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You know you’re in Spain when... - Chuck Fisher's LiveJournal [entries|archive|friends|userinfo]
From Bay Area to Barcelona

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You know you’re in Spain when... [ Wednesday, 09 Feb 05 | 15:48 ]
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You know you’re in Spain when...

  1. It’s Friday night after midnight and they show hard-core porn on one of the TV stations. And no, it’s not “pay-per-view.” I guess this a marketing gimmick for raising viewer ratings.

  2. You have an appointment at 3 p.m. and that could mean 1:30 or 4:30.

  3. “Morning” means up to 3 p.m. and “afternoon” means from 3 p.m. to 8 p.m. In general, you greet people with buenos días before you have lunch and buenas tardes before you have supper.

  4. It takes two weeks to get the gas turned on. And it also takes two weeks to get a phone line and two more to get ADSL installed.


Báscula de baño (Bathroom scale)
I bought a bathroom scale to monitor my weight. One of my goals this year is to get down to 160 lb. The combination of the Mediterranean diet, eating less, and walking more has been a success so far. And at this point I see no reason why I can’t reach my goal.

One of the surprising things about this German-made scale is that you can choose to display stones as well as pounds or kilos. My current weight is 12 stones 9.

On the down side, I will have to buy more pants when I return to the US next week. For those of you who care, I will arrive the 16th of February and leave the 27th. I can be reached at +1 510 409 0343, my US cell number.

Lavadora (Clothes washer)
Also called a lavaropa, the clothes washer is somewhat a surprise as well. My clothes washer, dryer and dishwasher are made in Germany by AEG, which is owned by the Electrolux Group. There are several “programs”, what we would call cycles, from which you can choose:

  • Resistentes color (think cotton) from 40°to 95° C

  • Sintéticos/Mezcla (think permanent press) from 40 ° to 60° C and easy iron

  • Delicado (delicate)

  • Lana/Seda (wool/silk)

  • Aclarado (rinse only)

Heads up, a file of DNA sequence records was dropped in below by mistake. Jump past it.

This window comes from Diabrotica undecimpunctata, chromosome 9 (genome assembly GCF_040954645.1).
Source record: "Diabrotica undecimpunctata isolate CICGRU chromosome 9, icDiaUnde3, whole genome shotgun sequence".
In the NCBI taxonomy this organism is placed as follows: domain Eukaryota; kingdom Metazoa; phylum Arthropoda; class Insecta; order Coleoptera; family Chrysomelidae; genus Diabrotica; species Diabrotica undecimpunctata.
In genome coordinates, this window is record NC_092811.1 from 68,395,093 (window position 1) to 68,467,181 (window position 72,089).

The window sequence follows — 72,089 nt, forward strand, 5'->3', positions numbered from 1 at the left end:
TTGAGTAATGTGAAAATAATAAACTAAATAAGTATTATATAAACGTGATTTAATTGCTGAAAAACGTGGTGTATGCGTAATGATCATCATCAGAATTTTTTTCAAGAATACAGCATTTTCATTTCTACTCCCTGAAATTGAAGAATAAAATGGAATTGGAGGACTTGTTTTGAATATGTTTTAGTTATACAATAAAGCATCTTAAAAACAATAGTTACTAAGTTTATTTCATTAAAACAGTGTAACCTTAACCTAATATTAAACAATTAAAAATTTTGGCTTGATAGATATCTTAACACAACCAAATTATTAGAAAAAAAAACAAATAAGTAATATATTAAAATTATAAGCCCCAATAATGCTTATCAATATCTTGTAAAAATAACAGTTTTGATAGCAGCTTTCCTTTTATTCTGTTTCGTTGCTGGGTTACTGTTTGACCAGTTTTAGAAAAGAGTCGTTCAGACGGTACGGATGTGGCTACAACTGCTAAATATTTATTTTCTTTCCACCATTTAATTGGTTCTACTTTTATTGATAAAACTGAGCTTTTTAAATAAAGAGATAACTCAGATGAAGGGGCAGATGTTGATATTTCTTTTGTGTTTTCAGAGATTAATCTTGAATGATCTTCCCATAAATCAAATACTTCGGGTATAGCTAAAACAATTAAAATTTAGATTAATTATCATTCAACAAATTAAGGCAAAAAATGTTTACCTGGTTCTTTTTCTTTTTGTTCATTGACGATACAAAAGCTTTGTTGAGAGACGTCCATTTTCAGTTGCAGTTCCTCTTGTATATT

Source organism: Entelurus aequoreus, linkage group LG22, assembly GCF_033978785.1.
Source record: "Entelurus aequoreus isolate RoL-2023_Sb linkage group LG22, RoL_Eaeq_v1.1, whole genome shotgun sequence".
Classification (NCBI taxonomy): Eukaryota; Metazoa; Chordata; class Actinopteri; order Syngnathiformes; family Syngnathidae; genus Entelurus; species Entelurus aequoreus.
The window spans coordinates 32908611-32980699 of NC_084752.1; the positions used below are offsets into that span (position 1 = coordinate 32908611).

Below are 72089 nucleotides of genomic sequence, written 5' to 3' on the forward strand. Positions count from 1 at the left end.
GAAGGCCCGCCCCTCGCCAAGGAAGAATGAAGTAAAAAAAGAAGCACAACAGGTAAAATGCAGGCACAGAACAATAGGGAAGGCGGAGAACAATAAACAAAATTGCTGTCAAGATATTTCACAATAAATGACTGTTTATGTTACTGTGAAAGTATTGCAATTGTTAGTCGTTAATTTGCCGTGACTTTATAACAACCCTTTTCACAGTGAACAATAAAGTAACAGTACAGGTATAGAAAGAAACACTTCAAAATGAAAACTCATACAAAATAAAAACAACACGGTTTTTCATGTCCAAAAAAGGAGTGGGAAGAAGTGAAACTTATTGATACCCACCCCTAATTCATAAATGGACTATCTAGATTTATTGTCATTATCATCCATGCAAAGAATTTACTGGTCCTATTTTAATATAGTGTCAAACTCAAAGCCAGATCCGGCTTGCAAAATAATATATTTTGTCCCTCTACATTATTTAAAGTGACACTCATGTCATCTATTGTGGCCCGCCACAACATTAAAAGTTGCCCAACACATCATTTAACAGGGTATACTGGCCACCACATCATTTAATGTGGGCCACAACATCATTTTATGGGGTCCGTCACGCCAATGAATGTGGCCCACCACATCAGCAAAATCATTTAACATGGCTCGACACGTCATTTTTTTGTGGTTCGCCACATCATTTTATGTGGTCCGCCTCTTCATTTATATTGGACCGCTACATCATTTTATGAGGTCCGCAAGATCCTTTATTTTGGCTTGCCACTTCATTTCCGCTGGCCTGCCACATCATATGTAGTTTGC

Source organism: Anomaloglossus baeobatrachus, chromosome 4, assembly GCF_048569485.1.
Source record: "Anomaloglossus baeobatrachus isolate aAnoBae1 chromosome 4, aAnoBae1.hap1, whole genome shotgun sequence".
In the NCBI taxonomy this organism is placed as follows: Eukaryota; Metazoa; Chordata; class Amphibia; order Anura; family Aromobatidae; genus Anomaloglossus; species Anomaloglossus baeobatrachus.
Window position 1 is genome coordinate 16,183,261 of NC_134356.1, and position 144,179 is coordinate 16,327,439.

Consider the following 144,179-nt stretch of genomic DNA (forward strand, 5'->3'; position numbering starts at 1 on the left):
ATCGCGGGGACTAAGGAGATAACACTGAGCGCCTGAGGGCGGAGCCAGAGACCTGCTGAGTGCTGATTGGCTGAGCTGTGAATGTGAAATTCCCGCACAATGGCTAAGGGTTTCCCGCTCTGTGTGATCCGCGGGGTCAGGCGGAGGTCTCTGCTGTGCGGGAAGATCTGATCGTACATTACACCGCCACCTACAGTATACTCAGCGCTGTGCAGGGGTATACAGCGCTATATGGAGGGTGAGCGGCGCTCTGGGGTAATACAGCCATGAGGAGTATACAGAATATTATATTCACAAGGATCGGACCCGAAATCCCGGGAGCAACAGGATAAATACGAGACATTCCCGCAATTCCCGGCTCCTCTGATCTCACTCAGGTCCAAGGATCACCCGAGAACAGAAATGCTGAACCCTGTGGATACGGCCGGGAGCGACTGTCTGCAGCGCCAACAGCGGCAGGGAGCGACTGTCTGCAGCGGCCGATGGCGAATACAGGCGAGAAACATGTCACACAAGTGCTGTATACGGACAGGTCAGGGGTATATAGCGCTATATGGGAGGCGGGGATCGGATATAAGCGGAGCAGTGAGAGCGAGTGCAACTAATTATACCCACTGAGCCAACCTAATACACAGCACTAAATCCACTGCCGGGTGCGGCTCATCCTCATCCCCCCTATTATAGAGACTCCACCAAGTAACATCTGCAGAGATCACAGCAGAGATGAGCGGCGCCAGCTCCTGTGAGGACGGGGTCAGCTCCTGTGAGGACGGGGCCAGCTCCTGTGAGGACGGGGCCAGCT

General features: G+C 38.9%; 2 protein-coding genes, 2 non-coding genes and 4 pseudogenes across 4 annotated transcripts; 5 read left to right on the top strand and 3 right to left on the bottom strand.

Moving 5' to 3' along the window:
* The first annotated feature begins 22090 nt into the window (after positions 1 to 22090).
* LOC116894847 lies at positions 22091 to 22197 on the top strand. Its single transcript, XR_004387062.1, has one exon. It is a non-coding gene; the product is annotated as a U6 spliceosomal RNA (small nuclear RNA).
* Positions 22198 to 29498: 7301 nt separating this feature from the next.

• Almidonado (starch only)

  • Centrifugado (spin only)


Plus you can also select short program for relatively clean clothes and stains for really dirty clothes.

Since the tub is inoxidable or stainless steel and the water here is moderately “hard”, you have to use salt tablets along with detergent.

The washer can have its “programs” or software updated as well.

Secadora de condensación (Clothes dryer)
My piso doesn’t have a vent to the outside like most dwellings in the US. For this reason I had to purchase a dryer that traps the moisture from the clothes in a container and has ultra-fine lint filters.
Instead of having a dial that you can set the dryness, you can choose from the following settings for cotton:

  • Húmedo — damp

  • Seco plancho — ready to iron

  • Semi seco — semi-dry

  • Seco armario — ready to hang in a closet

  • Seco — dry

  • Extra seco — extra dry


There are less choices for dryness of permanent press clothes. On the other hand, you can choose some special cases such as a 30-minute cycle, wool, easy iron, “thick” clothes (think jeans), and “express”. You can also set how wet the clothes are when you put them in the dryer.
In general I am very pleased with the performance of the clothes washer/dryer pair. It seems to get my clothes cleaner than my Maytag Neptune machines did, and they are quieter as well. Virtually all the appliances here are front-loading and of a standard size.